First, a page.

The Whooping Takes a Beating: Adrian Peterson and the Corporal Punishment Debate

Comic from The Boston Globe, Apr. 17, 1938
Comic from The Boston Globe, Apr. 17, 1938 –The Boston Globe

Late last week came the news that Minnesota Vikings player Adrian Peterson was indicted on charges of negligent injury to his 4-year-old son. On Monday afternoon, Peterson issued an apology, setting the table for debate over a practice central to growing up as a black child in this country.

My mother is from Albany, Georgia. Her mother was a high school dietician. Her father was a steelworker. She, along with her siblings, had her share of spankings, usually doled out by my grandmother. Failure to make it home on time, acting out in school, fighting, and a host of other infractions could – and usually did – merit a beating. In the 1970s, my mother moved to Malden, where she eventually had me.


Growing up, I got beatings every now and again. I was generally a good kid, but also one who just couldn’t resist the urge to bend the rules. My encounters with the belt came after talks and other punishments failed to deter me from whatever behavior had become an issue. None of them were long, and none of them came without a discussion as to why. My mother never took her anger out on me, and after the beatings were done, things returned to normal between us. As someone who experienced corporal punishment and learned from both my lectures and my licks, I understand the distinction. I’m not alone.

NFL veteran free agent Donté Stallworth offered his two cents. Stallworth’s words aren’t important, or right, for the reasons he intended. But he is completely correct.

Corporal punishment is as central to American parenting as graham crackers. According to research conducted by The University of Texas at Austin, 89 percent of black parents admit to spanking, paddling, beating or whooping their children at some point.

At first glance, that such a large percentage of black parents own up to corporal punishment appears to represent consensus – at least within this community – that the practice is acceptable. But whether it takes the form of a whooping or a spanking or a beating, corporal punishment is nowhere near the consensus-wielding monolith these numbers suggest. Ask a few more questions, and the lockstep breaks down into a mosh pit of opinion and nuance.


Do you use the hand? Some say that makes it personal, while others say that children come to hate the object used, making the hand a no-go. If you decide to employ an object, which to use? Paddles, books, extension cords, switches, and belts are all common, but beyond their availability, it’s tough to get a gauge on why any are used, much less preferred. The preferences continue to break down as questions pile up. Age, number of spanks, spank-worthy offenses, and settings paint the practice as less agreed-upon, passed-down canon and more as-you-like-it rule of thumb.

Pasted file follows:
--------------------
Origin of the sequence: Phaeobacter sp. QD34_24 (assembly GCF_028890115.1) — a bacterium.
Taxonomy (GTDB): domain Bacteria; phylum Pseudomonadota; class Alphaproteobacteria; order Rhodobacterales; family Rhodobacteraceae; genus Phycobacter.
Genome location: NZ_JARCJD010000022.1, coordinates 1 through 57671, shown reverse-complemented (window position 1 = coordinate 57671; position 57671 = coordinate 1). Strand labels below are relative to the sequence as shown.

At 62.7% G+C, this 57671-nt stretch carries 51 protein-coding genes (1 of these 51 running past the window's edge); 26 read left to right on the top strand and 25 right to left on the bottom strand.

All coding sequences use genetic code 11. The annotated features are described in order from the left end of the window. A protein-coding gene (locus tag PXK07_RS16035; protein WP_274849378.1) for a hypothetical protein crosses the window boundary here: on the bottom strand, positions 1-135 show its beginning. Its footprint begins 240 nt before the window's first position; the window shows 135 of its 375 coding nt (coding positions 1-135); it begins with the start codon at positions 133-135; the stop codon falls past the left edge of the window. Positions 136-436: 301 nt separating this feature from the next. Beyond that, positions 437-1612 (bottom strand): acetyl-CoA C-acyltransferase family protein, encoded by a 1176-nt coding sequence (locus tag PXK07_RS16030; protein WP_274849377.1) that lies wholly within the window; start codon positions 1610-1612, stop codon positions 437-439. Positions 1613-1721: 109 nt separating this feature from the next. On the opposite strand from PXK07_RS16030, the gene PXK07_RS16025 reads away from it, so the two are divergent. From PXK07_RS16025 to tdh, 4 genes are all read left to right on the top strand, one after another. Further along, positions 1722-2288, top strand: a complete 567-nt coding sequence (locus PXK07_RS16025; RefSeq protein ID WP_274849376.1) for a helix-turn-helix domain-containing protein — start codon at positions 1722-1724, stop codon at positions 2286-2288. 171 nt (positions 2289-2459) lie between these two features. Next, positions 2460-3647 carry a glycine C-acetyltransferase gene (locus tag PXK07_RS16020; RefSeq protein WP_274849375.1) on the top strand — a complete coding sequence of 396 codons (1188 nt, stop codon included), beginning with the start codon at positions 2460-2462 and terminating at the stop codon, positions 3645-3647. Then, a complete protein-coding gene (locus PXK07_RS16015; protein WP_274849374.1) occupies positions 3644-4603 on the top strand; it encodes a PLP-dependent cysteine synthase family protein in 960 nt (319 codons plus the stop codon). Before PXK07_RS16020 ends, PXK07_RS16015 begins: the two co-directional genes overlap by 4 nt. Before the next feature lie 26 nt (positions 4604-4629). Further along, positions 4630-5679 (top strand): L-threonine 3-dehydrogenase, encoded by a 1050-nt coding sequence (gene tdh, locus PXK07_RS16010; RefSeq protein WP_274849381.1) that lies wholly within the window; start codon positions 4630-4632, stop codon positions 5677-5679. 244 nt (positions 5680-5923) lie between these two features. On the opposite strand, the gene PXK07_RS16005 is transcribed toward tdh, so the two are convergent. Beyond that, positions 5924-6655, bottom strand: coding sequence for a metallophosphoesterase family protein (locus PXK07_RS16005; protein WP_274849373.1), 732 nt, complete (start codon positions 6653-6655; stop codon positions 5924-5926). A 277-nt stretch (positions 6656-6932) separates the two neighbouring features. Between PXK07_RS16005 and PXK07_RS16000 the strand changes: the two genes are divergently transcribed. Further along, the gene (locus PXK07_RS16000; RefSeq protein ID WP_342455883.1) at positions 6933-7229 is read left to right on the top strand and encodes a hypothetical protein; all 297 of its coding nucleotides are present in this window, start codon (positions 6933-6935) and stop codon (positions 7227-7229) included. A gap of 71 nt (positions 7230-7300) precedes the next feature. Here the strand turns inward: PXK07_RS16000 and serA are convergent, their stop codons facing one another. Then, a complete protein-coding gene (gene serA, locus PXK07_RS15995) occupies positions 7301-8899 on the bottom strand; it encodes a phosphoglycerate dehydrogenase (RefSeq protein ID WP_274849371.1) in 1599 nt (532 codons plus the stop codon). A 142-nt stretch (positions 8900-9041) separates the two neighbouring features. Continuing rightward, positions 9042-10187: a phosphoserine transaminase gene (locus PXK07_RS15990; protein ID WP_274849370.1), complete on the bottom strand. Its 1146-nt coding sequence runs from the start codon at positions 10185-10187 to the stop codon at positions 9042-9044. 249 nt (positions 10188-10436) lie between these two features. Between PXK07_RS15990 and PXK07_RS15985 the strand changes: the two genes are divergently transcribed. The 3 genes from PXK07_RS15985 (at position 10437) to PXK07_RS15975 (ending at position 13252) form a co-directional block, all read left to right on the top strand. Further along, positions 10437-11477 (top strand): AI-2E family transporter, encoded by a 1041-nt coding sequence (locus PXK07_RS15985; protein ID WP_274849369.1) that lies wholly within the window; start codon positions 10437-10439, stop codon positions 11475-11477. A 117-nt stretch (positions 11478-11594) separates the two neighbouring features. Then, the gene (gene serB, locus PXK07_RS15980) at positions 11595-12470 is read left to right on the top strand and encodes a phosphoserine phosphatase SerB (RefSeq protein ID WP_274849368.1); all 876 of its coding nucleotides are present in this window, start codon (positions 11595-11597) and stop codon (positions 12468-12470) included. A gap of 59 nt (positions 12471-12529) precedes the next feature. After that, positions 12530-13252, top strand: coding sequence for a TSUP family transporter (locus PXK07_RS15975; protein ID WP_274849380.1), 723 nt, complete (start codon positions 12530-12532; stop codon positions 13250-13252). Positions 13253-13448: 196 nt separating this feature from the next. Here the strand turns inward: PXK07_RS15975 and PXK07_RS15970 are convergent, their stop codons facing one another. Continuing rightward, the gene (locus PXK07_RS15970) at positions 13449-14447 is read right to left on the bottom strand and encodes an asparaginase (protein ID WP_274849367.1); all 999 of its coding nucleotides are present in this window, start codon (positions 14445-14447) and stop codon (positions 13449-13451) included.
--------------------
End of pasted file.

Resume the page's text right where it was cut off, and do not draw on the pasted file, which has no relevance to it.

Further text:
The ‘why?’ for black parents, however, is a bit more concrete. In communities with increasingly scarce educational and occupational opportunities, black parents have long held themselves as the strongest – if not last – line of defense between their offspring and a life cut short, interrupted by prison, or dogged by missed chances.

The police are understandably seen as either ill-equipped or unwilling to lend proper help, instead comprising one side of an often adversarial relationship within the communities they serve. When viewed along color lines, the educational game in the United States has shown itself rigged. Black neighborhoods are breeding grounds for malaise and malcontent; black parents, likely raised on the belt, switch, or wooden spoon themselves, cling to the practice as a weapon in their arsenal of parenting techniques.

Then there are the success stories – of the kids who built impressive lives and careers in spite of enduring childhood whoopings, or because of the discipline instilled by those whoopings. Many upstanding community members who feared the switch in their formative years will present themselves as a feather in the cap of corporal punishment. Those who feared the belt and still wound up incarcerated or without opportunity see their failure chalked up to some other mitigating factor. Maybe some parents learned that to spare the rod was to spoil the child. Maybe some learned a hard head makes a soft ass. What is important is that they learned.


On September 12, Adrian Peterson, professional freak of nature, shedder of tackles and defier of convention, was indicted on charges of negligent injury to a child. Peterson was booked, and released on $15,000 bond. The NFL deactivated him for Sunday’s game against the New England Patriots.

Peterson is alleged to have hit his own four-year-old son repeatedly with a switch, resulting in numerous injuries. The cuts and bruises to the child’s buttocks, back, legs, scrotum, and arms, were discovered by a physician back in May. Peterson explained to the child’s mother: “daddy has the biggie heart but don’t play no games when it comes to acting right.’’ The “biggie heart’’ element of Peterson’s message appears to have been lost on Peterson’s son, who is said to have feared that “Daddy Peterson’’ would punch him in the face if he told anyone about the beating.